The DTS-HD Master Audio 7.1 is often an explosion of sound without the actual explosions. They come a bit in the climax, but the surrounds are always busy. This is quite an immersive use of surround elements. You hear enough around you to be immersed in this claustrophobic environment. Nice echo reveals the metal and glass world quite effectively. The score has its moments, and dialog is always served well. That’s important when you consider that our main characters have to do a lot of whispering to make their Escape Plan.
Executing The Plan: (22:12) This is the typical making-of feature. You get the usual cast and crew sound bites, and there’s quite a huge mutual love-fest going on here. There is some good behind-the-scenes footage, and I particularly enjoyed that they limited the clips to very few.
Maximum Security – The Real Life Tombs: (21:56) Here’s a look at the history of incarceration in America from prison barges to state-of-the-art modern prisons. We hear from cast and crew, but more importantly we hear from prison wardens and criminal justice professors. There’s real prison footage and artistic images of the pre-photo era.
Clash Of The Titans: (15:34) Of course, the big draw here is this is the first pairing of action titans Sly and Arnie. Yes, they had a brief meeting in The Expendables, but this is a real pairing that lasts much of the film. Both talk candidly about their decades-long rivalry and their long-time goal of working together.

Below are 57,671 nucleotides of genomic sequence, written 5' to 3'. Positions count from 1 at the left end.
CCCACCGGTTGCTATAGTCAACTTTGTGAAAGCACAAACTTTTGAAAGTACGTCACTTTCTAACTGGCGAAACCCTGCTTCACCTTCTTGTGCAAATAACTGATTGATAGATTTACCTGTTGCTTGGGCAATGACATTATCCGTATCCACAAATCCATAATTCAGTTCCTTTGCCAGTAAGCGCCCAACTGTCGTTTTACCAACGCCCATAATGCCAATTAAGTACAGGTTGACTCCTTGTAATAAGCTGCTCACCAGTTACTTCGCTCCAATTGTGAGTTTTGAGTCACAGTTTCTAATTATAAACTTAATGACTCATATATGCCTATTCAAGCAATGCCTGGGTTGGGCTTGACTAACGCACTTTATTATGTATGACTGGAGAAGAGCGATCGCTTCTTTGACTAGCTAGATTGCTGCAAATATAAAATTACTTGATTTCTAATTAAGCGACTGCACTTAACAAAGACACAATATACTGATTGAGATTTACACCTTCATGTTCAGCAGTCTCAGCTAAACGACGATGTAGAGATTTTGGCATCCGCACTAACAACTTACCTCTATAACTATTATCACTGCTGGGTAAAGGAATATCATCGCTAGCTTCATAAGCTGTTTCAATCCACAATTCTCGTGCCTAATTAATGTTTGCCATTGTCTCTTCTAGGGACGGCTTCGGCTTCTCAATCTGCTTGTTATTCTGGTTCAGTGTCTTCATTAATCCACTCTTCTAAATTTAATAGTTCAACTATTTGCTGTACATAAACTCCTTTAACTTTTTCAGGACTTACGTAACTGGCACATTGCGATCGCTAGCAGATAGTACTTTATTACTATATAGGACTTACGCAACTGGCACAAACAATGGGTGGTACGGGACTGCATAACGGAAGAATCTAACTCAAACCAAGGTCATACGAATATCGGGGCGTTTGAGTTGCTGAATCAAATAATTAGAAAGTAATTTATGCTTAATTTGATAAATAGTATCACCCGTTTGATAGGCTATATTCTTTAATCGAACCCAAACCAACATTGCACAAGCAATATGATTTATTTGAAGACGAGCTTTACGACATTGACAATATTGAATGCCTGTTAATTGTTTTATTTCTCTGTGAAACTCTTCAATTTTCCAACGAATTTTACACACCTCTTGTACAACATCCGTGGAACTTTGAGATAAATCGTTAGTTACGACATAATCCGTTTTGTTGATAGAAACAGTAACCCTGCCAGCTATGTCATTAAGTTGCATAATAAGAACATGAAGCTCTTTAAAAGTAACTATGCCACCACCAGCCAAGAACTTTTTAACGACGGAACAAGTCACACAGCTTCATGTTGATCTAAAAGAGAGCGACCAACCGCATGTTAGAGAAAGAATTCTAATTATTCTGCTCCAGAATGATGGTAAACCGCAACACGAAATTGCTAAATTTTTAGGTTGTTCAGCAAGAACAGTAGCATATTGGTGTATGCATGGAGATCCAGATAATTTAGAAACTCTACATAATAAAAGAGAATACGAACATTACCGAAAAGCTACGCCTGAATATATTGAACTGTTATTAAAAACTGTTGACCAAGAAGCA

Deleted Scenes: (8:13) There are 11 with a handy play-all. The only scene of any real note explains the “you fight like a vegetarian” line that is still in the movie.
An unexpected component for me was the humor. Naturally I expected a few one-liners worthy of a chuckle, but in actuality there were plenty of lines that resulted in me laughing out loud instead. In the end Escape Plan won’t be winning any awards, and I didn’t really find it to be that suspenseful, but it was still an action-packed thrill ride worthy of watching.
Parts of this review were written by Gino Sassani